This morning, Cointelegraph is citing an emerging study published by Diar yesterday that shows Bitcoin mining hash rates are becoming more evenly distributed.
Reporting by Adrian Zmudzinski doesn’t purport to say exactly why this different distribution is occurring, but it does engage in some rather intricate explanation of what’s happening vis-à-vis current Bitcoin mining activity
“Per the report,” Zmudzinski writes, “smaller mining pools have made significant gains this year as unknown miners either drop off or change pools.”
Zmudzinski also cites statistics showing that 40 percent of Bitcoin mining pools have shut down since the beginning of 2018, which was probably mainly due to a slump in BTC values that lasted quite a while; BTC value perhaps reached its nadir around Christmas.
Other clues come from articles like this one at Coindesk where Wolfie Zhao talks about Bitmain, the major bitcoin mining pool, decreasing the hash rate of hardware running the SHA 265 algorithm.
“Bitmain, based in Beijing, manufactures mining equipment that it sells to others and also mines coins for itself,” Zhao writes. “The firm started disclosing the hashrate of the machines it owns on a monthly basis in July of last year. Archived pages available online show that the hash rate was 1,692 PH/s that month, and then increased to 2,339 PH/s in October. This figure then dropped below 1,700 PH/s in March, in line with the overall decline of the bitcoin network’s total computing power since November of last year as bitcoin’s price plunged below $4,000 during the same period. It then climbed slightly in early April before the latest steep drop. Partly as a result of that drop, Bitmain’s share of the bitcoin network’s total computing power has also shrunk from four percent to now just 0.4 percent. Assuming all the hashing power comes from the more widely used AntMiner S9, each with a hash rate of 14 tera hashes per second (TH/s), Bitmain may have ceased using more than 130,000 machines to mine for itself.”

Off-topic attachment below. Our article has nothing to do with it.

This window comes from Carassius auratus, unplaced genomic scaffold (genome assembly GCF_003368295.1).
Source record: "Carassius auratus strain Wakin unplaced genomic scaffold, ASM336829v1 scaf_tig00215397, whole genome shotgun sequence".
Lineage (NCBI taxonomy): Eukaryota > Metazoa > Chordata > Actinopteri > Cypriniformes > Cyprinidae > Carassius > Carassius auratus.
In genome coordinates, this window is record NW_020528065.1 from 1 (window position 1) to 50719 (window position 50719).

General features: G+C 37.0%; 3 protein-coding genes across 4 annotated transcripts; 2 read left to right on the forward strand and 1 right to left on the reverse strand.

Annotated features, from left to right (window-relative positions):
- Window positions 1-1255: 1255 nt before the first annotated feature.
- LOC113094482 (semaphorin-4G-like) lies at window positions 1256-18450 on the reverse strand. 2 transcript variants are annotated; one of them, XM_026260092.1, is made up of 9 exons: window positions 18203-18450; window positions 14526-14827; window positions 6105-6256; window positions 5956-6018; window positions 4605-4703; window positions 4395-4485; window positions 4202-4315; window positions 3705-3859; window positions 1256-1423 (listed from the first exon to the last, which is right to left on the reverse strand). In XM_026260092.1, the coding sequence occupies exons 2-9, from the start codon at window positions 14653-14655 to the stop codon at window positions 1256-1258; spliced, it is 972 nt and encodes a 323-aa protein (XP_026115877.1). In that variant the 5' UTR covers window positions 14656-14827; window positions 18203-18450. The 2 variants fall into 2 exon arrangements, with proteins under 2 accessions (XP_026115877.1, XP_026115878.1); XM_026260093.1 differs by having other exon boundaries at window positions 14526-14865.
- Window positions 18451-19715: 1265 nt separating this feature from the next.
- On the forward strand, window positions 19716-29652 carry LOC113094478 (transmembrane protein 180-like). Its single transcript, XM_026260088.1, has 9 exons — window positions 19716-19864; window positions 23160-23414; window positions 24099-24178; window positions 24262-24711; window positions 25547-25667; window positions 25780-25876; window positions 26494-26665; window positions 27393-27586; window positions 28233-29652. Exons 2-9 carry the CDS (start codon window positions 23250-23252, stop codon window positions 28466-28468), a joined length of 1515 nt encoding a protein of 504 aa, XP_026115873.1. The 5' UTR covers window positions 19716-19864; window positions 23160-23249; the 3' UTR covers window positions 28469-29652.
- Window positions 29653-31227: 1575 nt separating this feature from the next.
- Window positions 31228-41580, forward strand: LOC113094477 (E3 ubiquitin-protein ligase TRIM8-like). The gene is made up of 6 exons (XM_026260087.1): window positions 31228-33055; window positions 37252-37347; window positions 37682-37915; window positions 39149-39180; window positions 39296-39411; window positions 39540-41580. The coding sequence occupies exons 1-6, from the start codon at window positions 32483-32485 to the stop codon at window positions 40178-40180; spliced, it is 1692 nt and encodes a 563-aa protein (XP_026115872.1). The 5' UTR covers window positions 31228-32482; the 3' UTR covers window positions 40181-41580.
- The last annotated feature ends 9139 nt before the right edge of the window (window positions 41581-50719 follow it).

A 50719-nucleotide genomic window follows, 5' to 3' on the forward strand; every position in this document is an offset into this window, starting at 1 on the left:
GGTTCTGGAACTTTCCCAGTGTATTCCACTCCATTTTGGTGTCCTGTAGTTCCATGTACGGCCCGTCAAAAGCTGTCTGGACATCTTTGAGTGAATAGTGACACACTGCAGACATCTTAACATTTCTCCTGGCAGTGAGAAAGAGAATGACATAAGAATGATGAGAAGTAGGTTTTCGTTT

Embedded in this analysis are the kinds of indicators that will spur greater Bitcoin interest this year – cheap Chinese hydroelectric power, and more notably, a massive bull run that put Bitcoin over the top over $8000 as of today.
Let’s put that in perspective – anyone who bought into Bitcoin during the doldrums at the beginning of this year and the end of last year is now sitting on double their money. That’s double.
Then look at the historical chart context, where Bitcoin peaked at $20,000 just a couple of years ago. Clearly there’s a major upside and a major downside. Bitcoin could slump back down or continue upward. Consider all of this in the context of the rough calculus around Bitcoin mining – if, as analysts say, companies have shuttered many of their Bitcoin mining operations in 2018, 2019 promises to be the year that they start them up again.